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NEWS
June 24, 1990 | Associated Press
Life imitated art at an auction Saturday when actor Gary Busey, who played Buddy Holly in a film biography, paid $242,000 for an acoustic guitar owned by the late rock 'n' roll pioneer. In addition to the 1945 Gibson guitar with a cover hand-tooled by Holly, the 118 lots in the sale included a Fender Stratocaster guitar that netted $110,000.
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NEWS
February 2, 2011 | By Jane Engle, Los Angeles Times Staff Writer
Want to feel like a rock star? You don’t need an agent. Just check into the Hard Rock Hotel San Diego and check out a $2,000 electric guitar. On the heels of Hard Rock Hotel Chicago, which began the “ Check In. Rock Out ” program more than a year ago, the San Diego link in the music-themed chain is letting guests use handmade, high-end Gibson guitars for free. Among the models are Les Paul Studios, SG Standards and SG Specials, said Blake Smith, global music marketing manager for Hard Rock International.
ENTERTAINMENT
May 14, 2003 | From Reuters
John Entwistle's prized pink guitar, "Frankenstein," sold for almost 10 times the expected price at auction, Sotheby's said Tuesday. The pink Fender Precision guitar had been expected to fetch up to $11,300 but sold for $100,400 as part of an auction of Entwistle's collection of 150 guitars, exotic fish, celebrity sketches and gold discs.
CALIFORNIA | LOCAL
February 14, 1997
Sheriff's investigators asked the public for help Thursday in a search for two men who stole a pair of guitars valued at $6,300 from a music shop. One of the men bolted from Shade Tree Stringed Instruments, at 28062 Forbes Road, at 3:30 p.m. Thursday with a Martin D-35 Anniversary guitar and a Taylor 810 guitar and jumped in a running minivan driven by his accomplice, authorities said.
ENTERTAINMENT
January 19, 1990
Santa Ana's own Rickenbacker International Corp. today unveils a limited edition of a guitar designed to look exactly like the instrument played by Rickenbacker's most famous customer: John Lennon. The guitar will be unveiled in Anaheim at the National Assn. of Music Merchants trade show, which is not open to the public. Story in Business.
ENTERTAINMENT
March 16, 2004 | From Associated Press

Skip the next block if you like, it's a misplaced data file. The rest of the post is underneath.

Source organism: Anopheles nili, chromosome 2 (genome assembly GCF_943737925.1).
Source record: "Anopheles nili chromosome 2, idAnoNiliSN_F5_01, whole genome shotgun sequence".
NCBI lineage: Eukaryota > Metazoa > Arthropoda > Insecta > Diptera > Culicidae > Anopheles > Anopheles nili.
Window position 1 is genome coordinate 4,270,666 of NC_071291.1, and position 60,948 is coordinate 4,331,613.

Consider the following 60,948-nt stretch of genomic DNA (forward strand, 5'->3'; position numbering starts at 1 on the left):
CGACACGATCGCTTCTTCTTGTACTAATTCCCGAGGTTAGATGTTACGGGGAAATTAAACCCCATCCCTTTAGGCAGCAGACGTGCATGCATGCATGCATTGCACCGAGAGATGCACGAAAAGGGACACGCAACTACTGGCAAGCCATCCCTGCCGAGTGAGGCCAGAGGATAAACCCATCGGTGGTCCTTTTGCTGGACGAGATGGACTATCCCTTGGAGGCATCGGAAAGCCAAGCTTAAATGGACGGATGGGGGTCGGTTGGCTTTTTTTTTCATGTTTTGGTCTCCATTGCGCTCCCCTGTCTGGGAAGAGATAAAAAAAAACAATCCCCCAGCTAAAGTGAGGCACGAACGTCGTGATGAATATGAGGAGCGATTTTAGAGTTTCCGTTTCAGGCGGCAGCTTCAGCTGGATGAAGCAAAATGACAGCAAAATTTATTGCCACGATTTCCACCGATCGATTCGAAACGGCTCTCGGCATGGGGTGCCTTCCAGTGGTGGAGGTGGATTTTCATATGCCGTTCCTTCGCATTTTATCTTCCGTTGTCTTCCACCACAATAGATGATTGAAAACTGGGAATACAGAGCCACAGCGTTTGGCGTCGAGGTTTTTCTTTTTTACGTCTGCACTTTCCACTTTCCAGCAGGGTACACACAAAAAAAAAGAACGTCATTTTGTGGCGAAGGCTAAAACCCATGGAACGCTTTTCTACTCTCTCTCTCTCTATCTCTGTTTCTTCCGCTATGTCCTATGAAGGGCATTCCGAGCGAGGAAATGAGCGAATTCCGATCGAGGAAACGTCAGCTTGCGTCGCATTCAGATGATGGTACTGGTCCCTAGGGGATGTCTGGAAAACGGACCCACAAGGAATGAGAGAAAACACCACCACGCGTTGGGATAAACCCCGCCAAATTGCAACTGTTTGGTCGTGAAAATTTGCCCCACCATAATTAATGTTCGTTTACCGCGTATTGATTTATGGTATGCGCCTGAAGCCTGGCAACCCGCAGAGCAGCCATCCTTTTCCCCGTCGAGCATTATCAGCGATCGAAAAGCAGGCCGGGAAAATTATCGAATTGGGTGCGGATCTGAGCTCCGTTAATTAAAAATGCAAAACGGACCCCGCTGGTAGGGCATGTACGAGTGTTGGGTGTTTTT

Guitarists from classical, jazz, country, rock, blues, flamenco and fusion styles will gather in Baltimore in June for "The First World Guitar Congress." The weeklong event will include concerts, recitals, classes, symposiums and exhibits by leading manufacturers of guitar equipment. About 50 musicians will participate, including electric guitar pioneer Les Paul, classical guitarist Sharon Isbin and jazz musician Pat Martino.
ENTERTAINMENT
October 3, 2007 | From the Associated Press
GARDEN CITY, N.Y. -- It's a familiar tune, a sad lament actually, about a product falling victim to counterfeiters. Lately, they've been picking on guitars. Last month, a Long Island music dealer was accused of selling $90,000 worth of knockoffs of classic Gibsons, a guitar known for its deep, melodic sound and used by virtually every country, rock and blues artist from Elvis Presley to Eric Clapton.
BUSINESS
February 21, 1996 | Greg Johnson
Mention Mac Yasuda's name to serious guitar players and chances are they'll recognize the Newport Beach resident as the guy who owns one of the world's premier guitar collections. The Japan native fell in love with the stringed instruments, and purchased his first collector guitar--a battered old Gibson--after moving to the United States in 1970. In recent years, he has collected hundreds of rare instruments, some of which cost $50,000 or more.
ENTERTAINMENT
May 23, 1985 | RANDY LEWIS, Times Staff Writer
Fender guitars played an indispensable role in the birth of rock 'n' roll, even before Elvis Presley began shaking his hips in the mid-1950s. With its hard-edged sound--due to the then-radical solid body design--Fender's renowned Telecaster model essentially defined the modern rock 'n' roll guitar sound. At 75, Leo Fender is still active designing guitars at G&L Musical Products, the company he founded in 1980 with partner George Fullerton.
NEWS
July 22, 1990 | MICHAEL FLAGG, TIMES STAFF WRITER
Fender Avenue runs for only a few blocks through a nondescript industrial neighborhood two miles and 45 years or so from Leo Fender's old radio repair shop. The city razed the shop a few years ago and replaced it with a parking garage. Some people--guitar players, mostly--thought it should have been made into a shrine. Leo Fender is somewhere around the place, this tan one-story building just off Fender Avenue. This is where he works now.
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